Your Animals Are Only as Healthy as The Water They Drink
Wednesday, April 15, 2020
There is a direct correlation between the amount of water an animal drinks to its overall health. A Holstein cow needs up to 50 gallons of clean water a day; more while lactating. When dairy cows don't drink as much as they should their output declines. A good practice for farmers is to track the amount of water their cows consume and compare it to the amount of milk produced. If the animals aren’t drinking as much as they should, it may be a symptom of poor water quality.
The same reasoning can be applied to a pig farm. A pig farmer measures how much water his animals drink and compares it to the amount of feed consumed. If they find the consumption is low, it's time to test the water.
You could use a public health department or Ag extension to get your water tested. It takes time for test results to come back from a lab and a week of poor water can have a possible negative exponential effect on your herd. The better option is to monitor the water quality yourself. That way it’s possible to implement solutions as problems arise.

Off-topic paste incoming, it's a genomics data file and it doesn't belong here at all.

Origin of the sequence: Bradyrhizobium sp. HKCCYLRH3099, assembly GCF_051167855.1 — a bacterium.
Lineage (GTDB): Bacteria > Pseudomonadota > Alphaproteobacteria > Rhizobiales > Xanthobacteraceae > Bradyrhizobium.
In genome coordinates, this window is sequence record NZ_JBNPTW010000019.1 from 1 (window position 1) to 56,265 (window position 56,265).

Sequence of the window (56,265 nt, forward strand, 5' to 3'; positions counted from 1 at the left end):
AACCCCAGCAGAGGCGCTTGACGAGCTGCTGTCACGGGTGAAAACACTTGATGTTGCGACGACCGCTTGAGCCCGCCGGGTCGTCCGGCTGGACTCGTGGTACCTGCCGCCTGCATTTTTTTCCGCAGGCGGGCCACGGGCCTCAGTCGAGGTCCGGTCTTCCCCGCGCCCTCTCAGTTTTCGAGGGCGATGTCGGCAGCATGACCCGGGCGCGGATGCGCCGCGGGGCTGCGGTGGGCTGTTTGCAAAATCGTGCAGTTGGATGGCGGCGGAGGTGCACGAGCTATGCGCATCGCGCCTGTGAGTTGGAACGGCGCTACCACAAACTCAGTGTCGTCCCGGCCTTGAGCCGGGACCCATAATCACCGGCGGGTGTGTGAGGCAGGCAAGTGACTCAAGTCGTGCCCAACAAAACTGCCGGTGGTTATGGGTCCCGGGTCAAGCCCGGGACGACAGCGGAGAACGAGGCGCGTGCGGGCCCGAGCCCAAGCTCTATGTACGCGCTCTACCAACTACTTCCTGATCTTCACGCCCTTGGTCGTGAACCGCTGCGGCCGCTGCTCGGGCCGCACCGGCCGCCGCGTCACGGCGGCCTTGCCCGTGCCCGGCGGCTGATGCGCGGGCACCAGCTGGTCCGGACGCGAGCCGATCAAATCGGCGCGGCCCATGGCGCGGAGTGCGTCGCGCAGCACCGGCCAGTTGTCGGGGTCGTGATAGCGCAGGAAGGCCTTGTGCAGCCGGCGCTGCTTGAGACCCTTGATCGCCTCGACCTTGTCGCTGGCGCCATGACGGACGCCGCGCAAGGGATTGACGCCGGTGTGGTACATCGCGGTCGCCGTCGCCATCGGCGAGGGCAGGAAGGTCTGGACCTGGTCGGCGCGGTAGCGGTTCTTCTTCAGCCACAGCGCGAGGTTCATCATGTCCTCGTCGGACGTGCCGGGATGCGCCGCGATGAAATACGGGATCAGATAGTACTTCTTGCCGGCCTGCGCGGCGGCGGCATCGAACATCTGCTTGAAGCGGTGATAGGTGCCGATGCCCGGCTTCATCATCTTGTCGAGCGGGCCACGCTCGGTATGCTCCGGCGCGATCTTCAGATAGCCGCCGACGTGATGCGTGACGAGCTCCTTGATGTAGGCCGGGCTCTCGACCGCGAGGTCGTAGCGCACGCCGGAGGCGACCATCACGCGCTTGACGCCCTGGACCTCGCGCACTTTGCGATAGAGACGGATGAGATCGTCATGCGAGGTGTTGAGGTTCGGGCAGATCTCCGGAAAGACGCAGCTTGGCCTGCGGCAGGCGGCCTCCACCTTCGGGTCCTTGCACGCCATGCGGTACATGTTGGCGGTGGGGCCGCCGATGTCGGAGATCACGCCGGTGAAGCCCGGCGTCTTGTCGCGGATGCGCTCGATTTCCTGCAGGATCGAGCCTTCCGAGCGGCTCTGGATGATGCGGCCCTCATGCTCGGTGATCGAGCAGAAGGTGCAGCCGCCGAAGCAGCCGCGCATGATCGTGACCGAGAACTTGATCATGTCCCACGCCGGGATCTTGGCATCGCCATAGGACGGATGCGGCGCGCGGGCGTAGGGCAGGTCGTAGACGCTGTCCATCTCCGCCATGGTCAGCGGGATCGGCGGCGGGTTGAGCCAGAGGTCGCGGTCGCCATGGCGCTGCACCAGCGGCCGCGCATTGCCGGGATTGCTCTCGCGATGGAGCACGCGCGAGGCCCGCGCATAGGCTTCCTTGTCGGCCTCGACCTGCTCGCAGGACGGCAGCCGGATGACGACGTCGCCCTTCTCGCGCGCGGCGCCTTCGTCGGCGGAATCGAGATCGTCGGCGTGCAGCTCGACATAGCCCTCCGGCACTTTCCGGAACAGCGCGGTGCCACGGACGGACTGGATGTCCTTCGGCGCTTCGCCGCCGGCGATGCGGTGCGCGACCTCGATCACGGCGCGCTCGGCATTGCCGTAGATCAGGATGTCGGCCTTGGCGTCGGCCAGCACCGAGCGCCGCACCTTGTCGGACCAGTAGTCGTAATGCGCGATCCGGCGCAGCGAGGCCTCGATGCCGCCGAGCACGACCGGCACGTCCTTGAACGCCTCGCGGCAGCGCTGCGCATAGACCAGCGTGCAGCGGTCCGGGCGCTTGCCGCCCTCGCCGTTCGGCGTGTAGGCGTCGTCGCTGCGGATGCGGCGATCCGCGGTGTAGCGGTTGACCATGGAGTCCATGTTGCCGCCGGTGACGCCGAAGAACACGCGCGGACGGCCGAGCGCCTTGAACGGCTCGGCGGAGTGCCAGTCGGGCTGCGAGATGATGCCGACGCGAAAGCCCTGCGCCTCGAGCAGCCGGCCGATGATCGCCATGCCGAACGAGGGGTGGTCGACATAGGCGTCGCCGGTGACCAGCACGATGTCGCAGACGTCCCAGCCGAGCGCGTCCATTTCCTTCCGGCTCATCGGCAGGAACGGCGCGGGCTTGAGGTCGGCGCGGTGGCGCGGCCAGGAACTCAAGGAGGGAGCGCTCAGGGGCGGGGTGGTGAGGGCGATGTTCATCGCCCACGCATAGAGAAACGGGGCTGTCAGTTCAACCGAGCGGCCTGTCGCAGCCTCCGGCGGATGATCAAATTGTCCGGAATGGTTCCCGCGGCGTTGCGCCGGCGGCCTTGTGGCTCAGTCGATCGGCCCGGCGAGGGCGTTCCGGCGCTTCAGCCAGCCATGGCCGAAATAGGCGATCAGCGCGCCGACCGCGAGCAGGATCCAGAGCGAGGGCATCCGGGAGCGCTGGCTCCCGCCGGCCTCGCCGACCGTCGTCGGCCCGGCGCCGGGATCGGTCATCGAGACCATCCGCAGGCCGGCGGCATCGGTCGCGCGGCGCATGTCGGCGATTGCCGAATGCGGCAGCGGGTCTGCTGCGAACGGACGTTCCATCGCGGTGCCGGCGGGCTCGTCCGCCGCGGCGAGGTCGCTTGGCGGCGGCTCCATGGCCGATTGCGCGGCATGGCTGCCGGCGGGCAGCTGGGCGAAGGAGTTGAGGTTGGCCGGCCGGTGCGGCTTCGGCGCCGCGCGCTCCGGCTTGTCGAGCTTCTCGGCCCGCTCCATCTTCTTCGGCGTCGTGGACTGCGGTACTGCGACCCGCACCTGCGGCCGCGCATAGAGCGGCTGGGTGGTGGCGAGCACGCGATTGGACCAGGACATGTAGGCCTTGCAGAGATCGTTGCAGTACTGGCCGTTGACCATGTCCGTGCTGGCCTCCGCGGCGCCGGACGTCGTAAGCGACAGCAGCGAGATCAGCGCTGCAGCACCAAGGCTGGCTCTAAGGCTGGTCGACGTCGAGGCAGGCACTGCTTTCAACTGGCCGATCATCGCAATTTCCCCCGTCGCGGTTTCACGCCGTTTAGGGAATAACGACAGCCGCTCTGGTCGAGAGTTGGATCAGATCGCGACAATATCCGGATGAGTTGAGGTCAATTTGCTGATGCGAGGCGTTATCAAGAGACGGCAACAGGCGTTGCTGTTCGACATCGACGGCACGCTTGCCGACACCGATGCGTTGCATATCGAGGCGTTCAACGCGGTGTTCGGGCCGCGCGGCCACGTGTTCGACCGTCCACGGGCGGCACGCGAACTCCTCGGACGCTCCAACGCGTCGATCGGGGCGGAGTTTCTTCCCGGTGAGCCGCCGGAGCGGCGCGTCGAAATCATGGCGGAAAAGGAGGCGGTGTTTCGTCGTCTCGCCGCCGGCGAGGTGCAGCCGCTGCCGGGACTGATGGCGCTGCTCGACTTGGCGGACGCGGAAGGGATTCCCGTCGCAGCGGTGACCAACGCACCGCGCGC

Here are some of the variables you can track in your water supply after installing a monitoring system.
  • Mineral content: minerals like calcium and magnesium in their salt forms (bicarbonate) may accumulate inside unfiltered cold water lines. This can become a breeding ground for bacteria.

  • Pathogens: Wells are susceptible to contamination from organic sources. Without filtration, microbes can thrive in your water supply.

  • Iron: It’s a catalyst for mineral deposit build up. Too much can also inhibit the efficacy of some antibiotics. A level of 10 ppm puts off a strong odor and turns animals away.

  • Chloride:a high level makes water taste too salty for animals to drink. Anything higher than 500ppm should be addressed.

  • pH: The pH of pure water is 7. A consumable range is between 6.5 and 8.5. Anything higher has corrosive effects on water systems.
Good animal husbandry centers around knowing the conditions of your herd, feed, and water at all times. It’s easier to fix a problem the sooner you know it exists. Monitoring systems are the key to getting info on time.